The tradeoff was supposed to be the boost to Britain's then-flagging economy, with an estimated $181 million for London hotels and a $850 million windfall for pubs, restaurants and grocers from all the visitors and street parties.

Then-Prime Minister David Cameron invested $50 million to promote the U.K. as a "perfect tourism destination," citing a year that began with the wedding, then the Queen's Diamond Jubilee, and ended with the London 2012 Olympics. The so-called "halo effect" was estimated to be worth $3.4 billion.

The thing is, despite all the worldwide interest in the British Royals and their weddings, there is little evidence that they draw visitors to the country.

Carriage restorer Dave Evans cleans the Glass Coach at the Royal Mews in London ahead of Prince William and Kate Middleton's April 2011 ceremony, which is estimated to have cost more than $43 million. (Dominic Lipinski/Getty)
In 2011, The Guardian obtained some frank analysis from Visit Britain, the tourism authority, via access to information. It included an internal email sent two days after Kate and William's engagement was announced.

"If we look at the marriage of Andrew and Sarah in July 1986, we find that across the year as a whole there were 4 per cent fewer visitors to Britain than in 1985, but that in July [1986] there were 8 per cent fewer than in July of 1985," it read.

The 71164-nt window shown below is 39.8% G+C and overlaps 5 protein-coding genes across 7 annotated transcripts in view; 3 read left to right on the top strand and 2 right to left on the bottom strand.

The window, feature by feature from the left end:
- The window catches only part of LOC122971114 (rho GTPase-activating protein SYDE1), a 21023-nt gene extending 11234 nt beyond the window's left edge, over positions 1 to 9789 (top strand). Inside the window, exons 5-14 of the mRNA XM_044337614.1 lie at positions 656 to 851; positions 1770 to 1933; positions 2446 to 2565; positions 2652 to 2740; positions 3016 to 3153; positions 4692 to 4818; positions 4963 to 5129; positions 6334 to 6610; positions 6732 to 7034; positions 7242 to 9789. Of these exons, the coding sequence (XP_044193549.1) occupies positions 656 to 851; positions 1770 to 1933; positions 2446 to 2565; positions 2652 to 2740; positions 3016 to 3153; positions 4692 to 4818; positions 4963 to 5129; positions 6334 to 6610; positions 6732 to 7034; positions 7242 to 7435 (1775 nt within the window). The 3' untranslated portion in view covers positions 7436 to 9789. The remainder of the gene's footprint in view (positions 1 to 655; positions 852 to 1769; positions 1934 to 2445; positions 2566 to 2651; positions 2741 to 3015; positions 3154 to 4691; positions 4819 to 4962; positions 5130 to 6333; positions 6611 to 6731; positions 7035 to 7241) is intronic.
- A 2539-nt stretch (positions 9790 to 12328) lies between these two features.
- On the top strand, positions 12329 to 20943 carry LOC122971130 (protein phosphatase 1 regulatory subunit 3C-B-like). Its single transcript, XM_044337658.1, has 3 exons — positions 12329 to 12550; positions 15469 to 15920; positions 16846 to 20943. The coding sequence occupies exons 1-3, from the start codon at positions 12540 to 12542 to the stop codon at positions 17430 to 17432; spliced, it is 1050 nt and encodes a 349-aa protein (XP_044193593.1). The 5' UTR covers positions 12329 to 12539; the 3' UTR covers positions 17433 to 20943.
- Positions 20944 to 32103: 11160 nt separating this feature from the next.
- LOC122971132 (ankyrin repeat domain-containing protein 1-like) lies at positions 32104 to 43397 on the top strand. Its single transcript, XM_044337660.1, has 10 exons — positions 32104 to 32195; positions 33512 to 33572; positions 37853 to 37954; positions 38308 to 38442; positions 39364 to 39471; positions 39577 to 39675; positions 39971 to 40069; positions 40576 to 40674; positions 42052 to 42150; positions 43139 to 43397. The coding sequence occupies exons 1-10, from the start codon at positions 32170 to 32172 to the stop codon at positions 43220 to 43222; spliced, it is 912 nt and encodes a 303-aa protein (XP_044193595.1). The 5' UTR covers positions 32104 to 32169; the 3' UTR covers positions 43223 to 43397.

And when Prince Charles and Lady Diana married in the summer of 1981, foreign visits dropped 15 per cent from the 1980-85 average.

Throw in the economic costs of the day off the public is traditionally given for the wedding — estimates run between $2- and $10-billion — and it might be a better investment to have the Royals go common law.

And while we don't even have a firm wedding date yet for Harry and Meghan, the price debate is already raging on Twitter.

Explosive danger

To the people of Bali, Mount Agung is sacred. It's the site of the island's most important Hindu temple, and its slopes are believed to be at the very heart of the spiritual universe.